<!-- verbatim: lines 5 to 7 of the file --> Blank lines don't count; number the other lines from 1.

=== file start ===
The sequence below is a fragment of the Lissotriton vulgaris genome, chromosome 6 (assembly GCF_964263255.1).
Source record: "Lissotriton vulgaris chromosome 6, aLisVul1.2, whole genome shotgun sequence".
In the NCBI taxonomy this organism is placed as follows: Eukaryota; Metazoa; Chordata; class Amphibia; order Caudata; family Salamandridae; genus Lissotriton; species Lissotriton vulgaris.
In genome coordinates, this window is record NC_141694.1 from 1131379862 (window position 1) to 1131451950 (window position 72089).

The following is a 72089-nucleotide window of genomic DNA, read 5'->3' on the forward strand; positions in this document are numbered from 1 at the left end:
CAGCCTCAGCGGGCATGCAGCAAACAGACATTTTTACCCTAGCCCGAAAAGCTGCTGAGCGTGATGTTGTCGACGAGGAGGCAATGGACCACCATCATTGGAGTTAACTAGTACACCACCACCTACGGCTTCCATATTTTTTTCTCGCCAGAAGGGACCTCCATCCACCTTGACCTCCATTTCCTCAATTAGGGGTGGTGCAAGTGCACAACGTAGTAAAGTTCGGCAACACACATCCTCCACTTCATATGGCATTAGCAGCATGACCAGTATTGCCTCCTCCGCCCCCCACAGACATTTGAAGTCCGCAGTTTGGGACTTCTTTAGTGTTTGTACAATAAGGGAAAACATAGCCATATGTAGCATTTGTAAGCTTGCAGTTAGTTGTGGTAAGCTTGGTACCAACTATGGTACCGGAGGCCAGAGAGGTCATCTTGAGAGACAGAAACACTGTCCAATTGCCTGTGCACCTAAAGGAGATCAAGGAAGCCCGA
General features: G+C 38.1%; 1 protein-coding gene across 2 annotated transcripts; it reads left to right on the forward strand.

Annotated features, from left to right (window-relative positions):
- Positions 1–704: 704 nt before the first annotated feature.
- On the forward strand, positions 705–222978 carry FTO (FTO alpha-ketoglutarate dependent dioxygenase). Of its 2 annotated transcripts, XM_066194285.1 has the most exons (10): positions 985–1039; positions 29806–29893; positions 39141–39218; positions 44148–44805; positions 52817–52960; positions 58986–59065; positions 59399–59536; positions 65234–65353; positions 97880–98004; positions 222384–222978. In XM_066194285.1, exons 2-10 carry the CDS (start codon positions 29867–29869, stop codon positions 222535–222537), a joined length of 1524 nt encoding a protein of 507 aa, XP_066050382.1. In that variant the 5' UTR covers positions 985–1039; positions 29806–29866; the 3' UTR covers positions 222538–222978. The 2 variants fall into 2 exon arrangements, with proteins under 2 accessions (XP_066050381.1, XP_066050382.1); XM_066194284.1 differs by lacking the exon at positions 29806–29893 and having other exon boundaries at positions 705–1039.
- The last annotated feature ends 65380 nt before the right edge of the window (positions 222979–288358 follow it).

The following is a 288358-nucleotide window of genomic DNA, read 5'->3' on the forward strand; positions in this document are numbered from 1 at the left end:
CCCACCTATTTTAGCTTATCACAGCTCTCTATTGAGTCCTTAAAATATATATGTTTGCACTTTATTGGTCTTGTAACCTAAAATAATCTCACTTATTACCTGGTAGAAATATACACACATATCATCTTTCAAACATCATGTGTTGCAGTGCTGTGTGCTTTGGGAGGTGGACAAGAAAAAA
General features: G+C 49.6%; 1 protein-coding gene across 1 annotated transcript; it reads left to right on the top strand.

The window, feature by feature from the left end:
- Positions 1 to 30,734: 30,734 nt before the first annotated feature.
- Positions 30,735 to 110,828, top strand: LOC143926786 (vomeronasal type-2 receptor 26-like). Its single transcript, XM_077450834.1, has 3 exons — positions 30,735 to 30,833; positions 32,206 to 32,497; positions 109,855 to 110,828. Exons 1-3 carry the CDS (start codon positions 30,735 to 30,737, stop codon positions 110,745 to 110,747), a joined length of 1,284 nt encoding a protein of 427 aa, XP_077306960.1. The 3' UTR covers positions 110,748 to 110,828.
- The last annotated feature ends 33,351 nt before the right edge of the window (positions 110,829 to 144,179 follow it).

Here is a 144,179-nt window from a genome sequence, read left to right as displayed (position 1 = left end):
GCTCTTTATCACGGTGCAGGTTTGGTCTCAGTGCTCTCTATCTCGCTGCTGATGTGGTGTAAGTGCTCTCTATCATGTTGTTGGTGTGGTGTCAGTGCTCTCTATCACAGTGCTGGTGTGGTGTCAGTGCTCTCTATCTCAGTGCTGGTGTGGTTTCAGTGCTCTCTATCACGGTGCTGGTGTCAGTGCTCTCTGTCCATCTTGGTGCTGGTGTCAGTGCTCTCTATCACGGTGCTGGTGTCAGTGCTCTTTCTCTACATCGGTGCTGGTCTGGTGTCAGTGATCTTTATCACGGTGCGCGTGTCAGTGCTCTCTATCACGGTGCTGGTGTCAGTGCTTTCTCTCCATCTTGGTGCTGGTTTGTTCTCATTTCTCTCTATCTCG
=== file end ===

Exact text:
The following is a 72089-nucleotide window of genomic DNA, read 5'->3' on the forward strand; positions in this document are numbered from 1 at the left end:
CAGCCTCAGCGGGCATGCAGCAAACAGACATTTTTACCCTAGCCCGAAAAGCTGCTGAGCGTGATGTTGTCGACGAGGAGGCAATGGACCACCATCATTGGAGTTAACTAGTACACCACCACCTACGGCTTCCATATTTTTTTCTCGCCAGAAGGGACCTCCATCCACCTTGACCTCCATTTCCTCAATTAGGGGTGGTGCAAGTGCACAACGTAGTAAAGTTCGGCAACACACATCCTCCACTTCATATGGCATTAGCAGCATGACCAGTATTGCCTCCTCCGCCCCCCACAGACATTTGAAGTCCGCAGTTTGGGACTTCTTTAGTGTTTGTACAATAAGGGAAAACATAGCCATATGTAGCATTTGTAAGCTTGCAGTTAGTTGTGGTAAGCTTGGTACCAACTATGGTACCGGAGGCCAGAGAGGTCATCTTGAGAGACAGAAACACTGTCCAATTGCCTGTGCACCTAAAGGAGATCAAGGAAGCCCGA
General features: G+C 38.1%; 1 protein-coding gene across 2 annotated transcripts; it reads left to right on the forward strand.